TODAY: Kiev, NATO say Russian troops have begun direct invasion; soldiers in eastern Ukraine are on ‘patriotic holidays’, says state television; Obama considers response, rules out military action; world leaders to hold emergency meetings; FBI investigation shows Russian hackers behind JPMorgan attack; Putin’s approval rating drops slightly; Rosneft privatisation plans unchanged.
NATO says Russia now has over 1,000 troops in Ukraine, calling the current situation ‘a severe escalation’. Kiev says Russia has begun a ‘direct invasion’, with Ukrainian President Petro Poroshenko citing deliveries of ‘huge loads of arms’; and the Prime Minister called on Europe and the United States to freeze Russian assets in punishment until troops are pulled out. The Defense Ministry continues to deny the presence of Russian military units in Ukraine; viewers of state television in Russia were told that some Russian soldiers are fighting with rebels in eastern Ukraine – but that they were only there on ‘patriotic holidays’. The U.S. responded to the news by openly accusing Russia of sending combat forces into Ukraine, but fell short of using the word ‘invasion’; President Barack Obama has ruled out military action, and is considering imposing further punitive economic measures. In the mean time, Bloomberg wants to know why no anti-Russia sanctions as yet have targeted Gazprom. The U.S. national security council, U.N. security council, NATO, and E.U. leaders are all holding emergency meetings this week.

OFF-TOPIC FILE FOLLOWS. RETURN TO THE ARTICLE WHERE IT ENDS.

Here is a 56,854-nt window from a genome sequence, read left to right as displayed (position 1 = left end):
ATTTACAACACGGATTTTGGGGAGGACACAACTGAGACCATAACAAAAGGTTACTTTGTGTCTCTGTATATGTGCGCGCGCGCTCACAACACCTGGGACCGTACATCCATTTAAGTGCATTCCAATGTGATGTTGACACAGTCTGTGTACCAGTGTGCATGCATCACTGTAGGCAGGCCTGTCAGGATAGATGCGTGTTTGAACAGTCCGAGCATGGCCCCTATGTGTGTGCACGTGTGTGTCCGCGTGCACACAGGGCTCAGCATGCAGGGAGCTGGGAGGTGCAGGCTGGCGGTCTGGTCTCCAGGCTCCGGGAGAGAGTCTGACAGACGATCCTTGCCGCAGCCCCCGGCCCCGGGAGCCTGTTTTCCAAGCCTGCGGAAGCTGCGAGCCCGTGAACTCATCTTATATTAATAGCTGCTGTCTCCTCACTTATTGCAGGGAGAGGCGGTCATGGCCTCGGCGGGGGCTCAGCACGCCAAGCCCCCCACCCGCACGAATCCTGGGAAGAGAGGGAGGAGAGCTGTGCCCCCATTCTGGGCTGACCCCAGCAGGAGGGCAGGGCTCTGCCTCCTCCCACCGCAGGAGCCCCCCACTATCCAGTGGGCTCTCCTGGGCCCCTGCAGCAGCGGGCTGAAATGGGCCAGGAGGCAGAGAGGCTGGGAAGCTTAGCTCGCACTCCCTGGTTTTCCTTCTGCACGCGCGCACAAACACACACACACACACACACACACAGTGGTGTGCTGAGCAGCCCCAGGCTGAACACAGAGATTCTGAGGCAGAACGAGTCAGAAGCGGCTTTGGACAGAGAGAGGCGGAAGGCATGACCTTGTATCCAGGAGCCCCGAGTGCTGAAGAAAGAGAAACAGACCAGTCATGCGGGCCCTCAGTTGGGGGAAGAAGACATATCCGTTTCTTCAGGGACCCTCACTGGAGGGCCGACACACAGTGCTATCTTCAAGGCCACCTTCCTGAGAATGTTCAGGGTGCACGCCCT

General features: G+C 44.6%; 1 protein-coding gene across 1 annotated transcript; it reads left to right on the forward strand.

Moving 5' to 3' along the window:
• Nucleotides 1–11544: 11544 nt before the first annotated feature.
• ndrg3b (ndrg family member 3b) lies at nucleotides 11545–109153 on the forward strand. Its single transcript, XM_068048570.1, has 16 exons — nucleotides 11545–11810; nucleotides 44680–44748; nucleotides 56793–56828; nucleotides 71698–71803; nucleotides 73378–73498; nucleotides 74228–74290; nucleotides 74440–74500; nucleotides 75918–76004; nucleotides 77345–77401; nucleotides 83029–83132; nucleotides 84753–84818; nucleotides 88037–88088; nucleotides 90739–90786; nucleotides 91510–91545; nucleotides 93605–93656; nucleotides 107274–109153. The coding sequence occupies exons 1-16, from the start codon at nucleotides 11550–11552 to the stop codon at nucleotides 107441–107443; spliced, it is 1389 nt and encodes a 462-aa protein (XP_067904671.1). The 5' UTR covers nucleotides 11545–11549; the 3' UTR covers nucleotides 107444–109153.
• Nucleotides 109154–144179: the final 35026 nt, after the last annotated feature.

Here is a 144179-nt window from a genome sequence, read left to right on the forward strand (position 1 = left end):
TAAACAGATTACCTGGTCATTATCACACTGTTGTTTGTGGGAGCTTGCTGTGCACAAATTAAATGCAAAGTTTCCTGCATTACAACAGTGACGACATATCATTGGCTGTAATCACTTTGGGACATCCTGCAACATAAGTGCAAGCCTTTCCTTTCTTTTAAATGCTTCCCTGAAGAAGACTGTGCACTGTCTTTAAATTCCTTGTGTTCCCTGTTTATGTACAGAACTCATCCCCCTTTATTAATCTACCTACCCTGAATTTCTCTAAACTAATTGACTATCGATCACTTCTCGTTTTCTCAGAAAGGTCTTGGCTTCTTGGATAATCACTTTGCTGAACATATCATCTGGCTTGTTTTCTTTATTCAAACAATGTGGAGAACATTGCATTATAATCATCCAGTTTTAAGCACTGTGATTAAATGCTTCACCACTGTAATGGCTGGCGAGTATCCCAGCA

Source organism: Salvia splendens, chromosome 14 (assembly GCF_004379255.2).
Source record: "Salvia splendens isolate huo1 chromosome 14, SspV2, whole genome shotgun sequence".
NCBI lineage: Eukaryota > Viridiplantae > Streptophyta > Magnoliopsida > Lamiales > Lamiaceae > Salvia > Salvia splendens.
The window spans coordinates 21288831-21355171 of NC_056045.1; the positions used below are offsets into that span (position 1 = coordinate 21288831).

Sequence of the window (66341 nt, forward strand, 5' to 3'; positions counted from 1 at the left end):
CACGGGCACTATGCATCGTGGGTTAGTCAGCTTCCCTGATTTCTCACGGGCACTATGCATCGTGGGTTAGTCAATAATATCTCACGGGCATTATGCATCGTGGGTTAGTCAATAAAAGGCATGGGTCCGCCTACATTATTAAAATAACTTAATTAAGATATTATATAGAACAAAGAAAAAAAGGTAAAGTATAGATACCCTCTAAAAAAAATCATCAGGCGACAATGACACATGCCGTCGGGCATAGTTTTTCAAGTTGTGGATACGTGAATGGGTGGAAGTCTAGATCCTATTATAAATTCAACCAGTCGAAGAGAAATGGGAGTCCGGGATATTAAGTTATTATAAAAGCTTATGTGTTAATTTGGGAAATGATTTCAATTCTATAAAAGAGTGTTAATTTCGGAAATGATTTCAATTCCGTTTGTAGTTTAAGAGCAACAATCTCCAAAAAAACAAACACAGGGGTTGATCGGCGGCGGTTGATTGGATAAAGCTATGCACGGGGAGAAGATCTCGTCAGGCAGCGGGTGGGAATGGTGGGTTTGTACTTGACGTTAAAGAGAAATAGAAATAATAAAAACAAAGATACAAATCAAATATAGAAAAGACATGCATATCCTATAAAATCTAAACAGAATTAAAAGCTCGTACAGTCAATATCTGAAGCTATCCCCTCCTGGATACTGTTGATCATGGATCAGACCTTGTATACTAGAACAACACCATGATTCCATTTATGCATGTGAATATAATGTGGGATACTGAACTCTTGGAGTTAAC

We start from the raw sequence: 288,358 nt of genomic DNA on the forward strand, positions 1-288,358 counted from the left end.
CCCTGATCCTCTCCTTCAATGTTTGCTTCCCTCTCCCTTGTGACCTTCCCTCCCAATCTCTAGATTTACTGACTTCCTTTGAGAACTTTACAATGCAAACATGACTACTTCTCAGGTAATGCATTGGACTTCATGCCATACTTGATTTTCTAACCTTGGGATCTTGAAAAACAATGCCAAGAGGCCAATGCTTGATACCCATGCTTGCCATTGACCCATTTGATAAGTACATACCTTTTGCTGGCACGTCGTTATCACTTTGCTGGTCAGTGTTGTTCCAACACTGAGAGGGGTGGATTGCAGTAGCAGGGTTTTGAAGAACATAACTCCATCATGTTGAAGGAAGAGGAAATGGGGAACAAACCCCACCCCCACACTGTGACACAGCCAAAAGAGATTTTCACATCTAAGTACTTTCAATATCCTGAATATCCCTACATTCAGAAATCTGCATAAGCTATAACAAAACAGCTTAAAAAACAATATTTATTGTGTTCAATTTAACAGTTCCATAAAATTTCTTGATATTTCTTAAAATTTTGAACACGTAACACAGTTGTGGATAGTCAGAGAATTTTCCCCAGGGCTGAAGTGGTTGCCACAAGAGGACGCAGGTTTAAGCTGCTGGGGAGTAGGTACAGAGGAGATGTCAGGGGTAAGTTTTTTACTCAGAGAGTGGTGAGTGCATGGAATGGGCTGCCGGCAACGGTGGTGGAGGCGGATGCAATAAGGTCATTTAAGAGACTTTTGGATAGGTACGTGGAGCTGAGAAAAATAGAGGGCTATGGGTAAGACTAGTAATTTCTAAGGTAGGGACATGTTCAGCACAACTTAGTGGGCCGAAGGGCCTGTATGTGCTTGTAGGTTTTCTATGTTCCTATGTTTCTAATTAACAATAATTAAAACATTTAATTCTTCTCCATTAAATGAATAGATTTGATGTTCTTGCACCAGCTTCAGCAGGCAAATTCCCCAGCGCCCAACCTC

The preliminary results of an FBI investigation indicate that Russian hackers were behind a recent attack on JPMorgan and other American financial targets – apparently, the possibility of Kremlin involvement is also being considered. According to the Levada Center, President Vladimir Putin’s approval rating has finally fallen this year, for the first time – dropping from a record 87% to 84% . Opposition activist Leonid Martynyuk was found guilty of minor hooliganism in Krasnodar earlier this week after reporting himself as the victim of a crime, and was given 15 days in jail. Masha Gessen writes in the New York Times on Moscow’s offensive against McDonald’s: ‘The Russian government is shutting down a symbol, not a business.’
Russia’s plans to privatise a 19.5% stake in Rosneft, probably in two tranches, are unchanged.
PHOTO: Russian President Vladimir Putin, right, meets with South African President Jacob Zuma in the Novo-Ogaryovo residence outside Moscow, Russia, Thursday, Aug. 28, 2014. (AP Photo/RIA-Novosti, Alexei Druzhinin, Presidential Press Service)